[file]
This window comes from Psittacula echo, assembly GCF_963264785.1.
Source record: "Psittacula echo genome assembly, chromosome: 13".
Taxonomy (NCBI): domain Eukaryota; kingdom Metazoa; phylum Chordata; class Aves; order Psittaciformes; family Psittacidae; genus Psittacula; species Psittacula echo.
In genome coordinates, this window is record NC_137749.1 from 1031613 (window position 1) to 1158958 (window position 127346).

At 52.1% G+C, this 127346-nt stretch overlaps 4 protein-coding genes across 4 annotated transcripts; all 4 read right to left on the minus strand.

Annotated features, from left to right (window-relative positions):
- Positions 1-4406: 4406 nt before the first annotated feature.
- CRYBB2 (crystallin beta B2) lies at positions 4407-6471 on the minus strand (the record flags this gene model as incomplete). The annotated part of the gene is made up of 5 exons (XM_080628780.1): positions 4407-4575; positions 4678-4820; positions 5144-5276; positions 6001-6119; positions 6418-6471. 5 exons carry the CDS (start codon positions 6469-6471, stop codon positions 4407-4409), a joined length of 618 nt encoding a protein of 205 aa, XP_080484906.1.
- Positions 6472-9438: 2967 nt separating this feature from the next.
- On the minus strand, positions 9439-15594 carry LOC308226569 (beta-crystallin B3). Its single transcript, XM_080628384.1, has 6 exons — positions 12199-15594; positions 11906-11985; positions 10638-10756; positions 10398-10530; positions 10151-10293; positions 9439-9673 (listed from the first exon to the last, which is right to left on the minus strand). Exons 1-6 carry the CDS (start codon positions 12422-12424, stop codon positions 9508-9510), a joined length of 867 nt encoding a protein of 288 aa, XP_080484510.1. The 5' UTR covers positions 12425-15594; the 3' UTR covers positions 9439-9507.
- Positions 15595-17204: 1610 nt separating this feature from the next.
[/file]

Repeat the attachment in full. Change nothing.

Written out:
This window comes from Psittacula echo, assembly GCF_963264785.1.
Source record: "Psittacula echo genome assembly, chromosome: 13".
Taxonomy (NCBI): domain Eukaryota; kingdom Metazoa; phylum Chordata; class Aves; order Psittaciformes; family Psittacidae; genus Psittacula; species Psittacula echo.
In genome coordinates, this window is record NC_137749.1 from 1031613 (window position 1) to 1158958 (window position 127346).

At 52.1% G+C, this 127346-nt stretch overlaps 4 protein-coding genes across 4 annotated transcripts; all 4 read right to left on the minus strand.

Annotated features, from left to right (window-relative positions):
- Positions 1-4406: 4406 nt before the first annotated feature.
- CRYBB2 (crystallin beta B2) lies at positions 4407-6471 on the minus strand (the record flags this gene model as incomplete). The annotated part of the gene is made up of 5 exons (XM_080628780.1): positions 4407-4575; positions 4678-4820; positions 5144-5276; positions 6001-6119; positions 6418-6471. 5 exons carry the CDS (start codon positions 6469-6471, stop codon positions 4407-4409), a joined length of 618 nt encoding a protein of 205 aa, XP_080484906.1.
- Positions 6472-9438: 2967 nt separating this feature from the next.
- On the minus strand, positions 9439-15594 carry LOC308226569 (beta-crystallin B3). Its single transcript, XM_080628384.1, has 6 exons — positions 12199-15594; positions 11906-11985; positions 10638-10756; positions 10398-10530; positions 10151-10293; positions 9439-9673 (listed from the first exon to the last, which is right to left on the minus strand). Exons 1-6 carry the CDS (start codon positions 12422-12424, stop codon positions 9508-9510), a joined length of 867 nt encoding a protein of 288 aa, XP_080484510.1. The 5' UTR covers positions 12425-15594; the 3' UTR covers positions 9439-9507.
- Positions 15595-17204: 1610 nt separating this feature from the next.